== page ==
Whatever the personality type, it's fair to say that the non-breeders aren't necessarily forgoing kids because they don't like being around them. Leticia Perez, a 28-year-old fourth-grade teacher near Galveston, Texas, is a classic Early Articulator who says she decided against becoming a mom before she was a teenager—but that choice didn't conflict with her career path. "I see working with them as completely different from having my own child," she says. Her husband, Sam, a tutor who is also 28, concurs. "At the end of the day, you give 'em back."

Johanna Welcher, a 34-year-old middle-school teacher in Berlin, New Jersey, is a Postponer. She says that she and her husband, Bill, who've been married a decade, struggled with the decision for years. "We finally realized how much it would hold back our lives and prevent us from doing the things we wanted to do." Two years ago she got a tubal ligation. But she says she keeps her attitude about motherhood private at school. "I don't think people would necessarily 'get' how I could teach kids but then not have even one kid of my own," she explains.

I had a similar experience during two years as a volunteer basketball coach for 12- and 13-year-olds at the local Y. "Which kid is yours?" parents would ask. When I answered "None of 'em," they usually looked shocked (or suspicious). After all, why would anyone, other than a pedophile, want to spend time with other people's teenagers? For free?


But there are downsides to the easy-going lifestyle of the non-breeder. Once your friends start having kids, you see them less and less, and it doesn't take long for the great buddy who threw you that surprise 21st-birthday party to become someone who wishes you happy birthday on Facebook. Enter the replacement friends, often people who are at very different places in their lives than you are. "It makes you have a lot of friends who are younger," explains Tracie Smith, 35, an engineer in Houston. "A lot of our friends are 22, 25, and just haven't had kids yet. Or we have older friends whose kids are off at college."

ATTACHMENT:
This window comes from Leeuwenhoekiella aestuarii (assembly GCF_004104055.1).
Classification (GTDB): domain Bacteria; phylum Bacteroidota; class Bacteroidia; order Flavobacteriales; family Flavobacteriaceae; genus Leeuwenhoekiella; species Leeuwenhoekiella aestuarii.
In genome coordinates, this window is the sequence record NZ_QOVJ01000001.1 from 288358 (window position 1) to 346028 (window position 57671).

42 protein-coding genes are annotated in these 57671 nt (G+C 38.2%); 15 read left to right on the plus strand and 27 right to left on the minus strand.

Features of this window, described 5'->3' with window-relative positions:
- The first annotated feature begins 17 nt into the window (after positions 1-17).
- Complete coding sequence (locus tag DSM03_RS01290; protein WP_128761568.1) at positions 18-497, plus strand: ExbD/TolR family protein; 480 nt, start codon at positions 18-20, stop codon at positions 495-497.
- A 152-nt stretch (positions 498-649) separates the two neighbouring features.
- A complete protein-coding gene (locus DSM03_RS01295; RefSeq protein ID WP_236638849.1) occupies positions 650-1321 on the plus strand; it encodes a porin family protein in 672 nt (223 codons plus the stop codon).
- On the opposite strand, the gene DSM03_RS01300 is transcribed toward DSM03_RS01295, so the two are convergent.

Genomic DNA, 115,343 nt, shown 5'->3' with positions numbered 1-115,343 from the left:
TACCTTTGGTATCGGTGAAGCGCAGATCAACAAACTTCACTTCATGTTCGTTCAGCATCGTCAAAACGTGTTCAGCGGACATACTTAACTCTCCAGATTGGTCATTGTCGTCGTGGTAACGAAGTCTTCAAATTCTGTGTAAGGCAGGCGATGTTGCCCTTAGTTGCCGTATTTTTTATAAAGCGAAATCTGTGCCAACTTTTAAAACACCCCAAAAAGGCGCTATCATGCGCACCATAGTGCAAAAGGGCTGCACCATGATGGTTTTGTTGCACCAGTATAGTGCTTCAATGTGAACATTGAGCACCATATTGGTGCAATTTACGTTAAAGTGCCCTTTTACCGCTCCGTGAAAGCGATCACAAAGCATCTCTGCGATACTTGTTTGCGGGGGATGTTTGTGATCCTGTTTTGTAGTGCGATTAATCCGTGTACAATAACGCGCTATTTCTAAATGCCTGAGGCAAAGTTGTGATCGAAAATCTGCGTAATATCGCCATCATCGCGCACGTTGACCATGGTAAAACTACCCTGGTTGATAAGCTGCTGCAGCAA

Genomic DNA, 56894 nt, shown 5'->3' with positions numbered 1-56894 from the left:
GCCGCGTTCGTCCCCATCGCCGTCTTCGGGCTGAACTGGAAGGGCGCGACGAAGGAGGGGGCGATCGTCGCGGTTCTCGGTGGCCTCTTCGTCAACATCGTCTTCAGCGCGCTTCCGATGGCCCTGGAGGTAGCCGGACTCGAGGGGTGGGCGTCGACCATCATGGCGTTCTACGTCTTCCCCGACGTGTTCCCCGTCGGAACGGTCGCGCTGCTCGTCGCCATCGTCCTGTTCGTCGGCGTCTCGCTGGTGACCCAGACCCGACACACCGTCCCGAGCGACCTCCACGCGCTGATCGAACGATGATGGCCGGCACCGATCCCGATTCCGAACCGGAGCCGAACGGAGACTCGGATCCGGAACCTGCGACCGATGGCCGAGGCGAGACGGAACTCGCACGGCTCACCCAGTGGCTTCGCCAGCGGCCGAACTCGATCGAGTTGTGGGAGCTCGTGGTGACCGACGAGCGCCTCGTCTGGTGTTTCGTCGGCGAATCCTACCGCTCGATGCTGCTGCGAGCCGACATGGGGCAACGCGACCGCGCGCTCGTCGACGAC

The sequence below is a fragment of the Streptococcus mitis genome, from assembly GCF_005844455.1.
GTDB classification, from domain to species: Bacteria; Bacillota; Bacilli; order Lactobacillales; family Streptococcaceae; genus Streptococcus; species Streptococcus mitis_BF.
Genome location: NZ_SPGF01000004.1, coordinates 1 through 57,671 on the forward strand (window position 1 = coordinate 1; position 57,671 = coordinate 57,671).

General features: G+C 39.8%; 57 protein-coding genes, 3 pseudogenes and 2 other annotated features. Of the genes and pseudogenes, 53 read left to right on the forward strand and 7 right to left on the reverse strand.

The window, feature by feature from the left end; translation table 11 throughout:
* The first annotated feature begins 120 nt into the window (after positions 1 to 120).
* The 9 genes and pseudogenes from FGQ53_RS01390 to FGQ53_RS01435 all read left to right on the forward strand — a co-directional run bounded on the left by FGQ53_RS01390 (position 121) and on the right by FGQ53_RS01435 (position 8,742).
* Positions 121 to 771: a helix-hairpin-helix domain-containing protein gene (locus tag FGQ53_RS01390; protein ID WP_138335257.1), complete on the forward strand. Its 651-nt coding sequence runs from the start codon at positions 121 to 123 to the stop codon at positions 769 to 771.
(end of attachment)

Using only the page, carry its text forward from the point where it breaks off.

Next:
Many assume that an eventual feeling of regret is another drawback of the choice to remain childless. What if you reach middle age and begin yearning for the family life you never had? Who's going to care for you when you're old? And yet, of the more than 60 people Laura Scott interviewed for Two Is Enough (some as old as 66), not one expressed qualms about his or her decision. Actually, regret is more common among the breeders. In a 2003 survey of more than 20,000 parents that Dr. Phil conducted for his show, 40 percent reported that they wouldn't have had kids if they'd realized the difficulties of raising a family.

My wife and I have plenty of friends whose complaints seem to corroborate the findings of that survey. "I have no time for myself!" they tell us. "I don't know who I am anymore!" "Thank God! Only 11 more years and he'll be out of the house!" "Only 17 years, 8 months, and 29 days and she'll be out of college! Hey, did my watch stop? 'Cause time's moving really fucking slowly!"

"I guess the point is that we feel that we're fulfilled," proclaims Heather McGhinnis. "There's no void. There's nothing missing. We're happy the way things are." So are my wife and I. As we back out of our driveway, cranking up the music to cover the nine-octave wails emanating from our neighbors' back yard, I think to myself, Maybe Laura Scott needs to add a fifth category for couples like us: Relieved Quitters.


Also on Details.com:
Take the Quiz! 8 Ways to Know if You Should Stay Childless
The Gay Parent Trap
Great(er) Expectations
The Gay Baby Boom
Are You Jealous of Your Kid?
Are You Raising a Douchebag Kid?
Would You Let Your Wife Have Another Man's Baby?